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Frequently Asked Questions about
the Sea Level Rise Planning Tool

What is the purpose of the tool?

  • The maps and calculator provide elevation guidance for post-Sandy planning and rebuilding and can also guide federal agency planning where appropriate.
  • The maps and calculator are designed to support scenario planning that may help decision makers prepare for and adapt to uncertainties surrounding the future risks posed by sea level rise.
  • They help make transparent the level of risk accepted under different scientific assumptions underlying the expected rate of sea level rise in the 21st century.

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Why does the tool include both maps and a calculator?

  • The maps and the calculator are complementary.
  • The maps delineate future risks posed by extreme events, in this case the 1% annual chance flood as defined by FEMA’s best available flood hazard data, with different scenarios of sea level rise added to them. The NOAA future flood risk maps associated with this tool visualize the horizontal expansion of the existing floodplain over broad spatial scales and longer-range planning horizons. The NOAA maps do not denote future flood depths within this horizontal extent.
  • For site-specific detail, the USACE has adapted their existing sea level rise calculator for users to estimate future flood elevations (i.e., depths) during extreme events for the various sea level rise scenarios at 5-year intervals to 2100.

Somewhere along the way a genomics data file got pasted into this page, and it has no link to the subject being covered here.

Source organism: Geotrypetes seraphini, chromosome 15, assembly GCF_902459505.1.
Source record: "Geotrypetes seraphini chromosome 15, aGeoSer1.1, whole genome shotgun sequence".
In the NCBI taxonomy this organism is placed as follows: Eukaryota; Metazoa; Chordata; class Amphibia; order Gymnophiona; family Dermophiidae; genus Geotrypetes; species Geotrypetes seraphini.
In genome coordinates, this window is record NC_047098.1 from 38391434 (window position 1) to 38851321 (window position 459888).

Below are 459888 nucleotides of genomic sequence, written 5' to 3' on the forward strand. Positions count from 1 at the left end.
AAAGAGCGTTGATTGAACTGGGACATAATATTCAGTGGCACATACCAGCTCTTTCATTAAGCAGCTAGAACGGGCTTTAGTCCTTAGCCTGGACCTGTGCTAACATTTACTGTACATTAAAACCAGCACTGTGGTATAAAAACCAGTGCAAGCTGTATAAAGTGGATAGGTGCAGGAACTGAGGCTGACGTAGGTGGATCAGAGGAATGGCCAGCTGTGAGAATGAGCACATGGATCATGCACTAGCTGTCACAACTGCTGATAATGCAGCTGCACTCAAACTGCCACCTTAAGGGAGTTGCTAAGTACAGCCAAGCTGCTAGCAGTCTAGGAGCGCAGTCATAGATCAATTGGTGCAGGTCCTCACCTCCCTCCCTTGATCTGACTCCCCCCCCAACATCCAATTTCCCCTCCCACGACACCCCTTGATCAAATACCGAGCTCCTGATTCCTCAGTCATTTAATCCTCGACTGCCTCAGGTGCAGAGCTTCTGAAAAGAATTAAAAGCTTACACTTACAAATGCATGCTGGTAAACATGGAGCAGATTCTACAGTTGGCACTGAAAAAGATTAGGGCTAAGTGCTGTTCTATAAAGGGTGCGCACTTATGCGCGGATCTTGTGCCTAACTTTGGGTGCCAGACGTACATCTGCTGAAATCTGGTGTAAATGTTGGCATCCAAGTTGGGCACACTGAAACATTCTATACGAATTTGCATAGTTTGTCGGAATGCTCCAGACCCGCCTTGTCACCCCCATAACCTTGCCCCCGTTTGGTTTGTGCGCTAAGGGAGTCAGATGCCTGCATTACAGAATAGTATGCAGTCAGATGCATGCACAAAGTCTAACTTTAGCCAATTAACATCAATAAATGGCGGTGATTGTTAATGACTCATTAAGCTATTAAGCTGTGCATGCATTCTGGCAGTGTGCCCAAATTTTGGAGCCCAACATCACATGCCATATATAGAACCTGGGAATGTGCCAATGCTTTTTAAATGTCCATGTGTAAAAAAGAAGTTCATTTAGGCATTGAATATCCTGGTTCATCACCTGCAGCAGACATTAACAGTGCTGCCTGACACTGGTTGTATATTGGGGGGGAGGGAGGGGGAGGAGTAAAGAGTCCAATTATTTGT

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Who should use the SLR planning tool?

  • The SLR planning tool is designed primarily to assist long-term planning efforts in states and communities.  Those who should be aware of these products and tools include: 
    • Congressional representatives
    • State and New York City (NYC) elected officials
    • State and local planners and floodplain managers (e.g., officials who enforce zoning ordinances or building codes, or make policy decisions regarding development, infrastructure, citing, sustainability, etc.)
    • Engineering and planning consultants and related professional communities (e.g., local chapters of associations such as ASCE, ASFPM, APA, etc.)

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What counties are included in these Sea Level Rise Tools?

  • The tool provides data for:
    • Nassau and Suffix counties in Long Island
    • The 5 boroughs of New York City
    • Westchester county
    • All coastal counties in New Jersey

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Why is the government releasing another set of maps?  We just got new flood maps.

  • FEMA generates a number of products, including Advisory Base Flood Elevation maps (ABFEs) and Flood Insurance Rate Maps (FIRM). By statutory requirement, FEMA's mapping products depict today's flood risk and are a basis for current flood insurance rates.
  • FEMA encourages homeowners to build above their base flood elevation in order to better mitigate their risk and to potentially lower their flood insurance rates.
  • In order to reduce vulnerability and increase resilience further into the future, long-term decisions can also incorporate information on future risk, such as sea level rise projections.  That additional information is what these tools provide.

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Will the new maps define my flood insurance rates associated with the National Flood Insurance Program? Am I required to use these data?

  • No.  These maps and calculator currently have no regulatory implication and do not impact National Flood Insurance Program requirements or rates.
  • Use of these data is not required, although we recommend considering them in long-term planning or decisions related to siting and construction of long-lived critical infrastructure.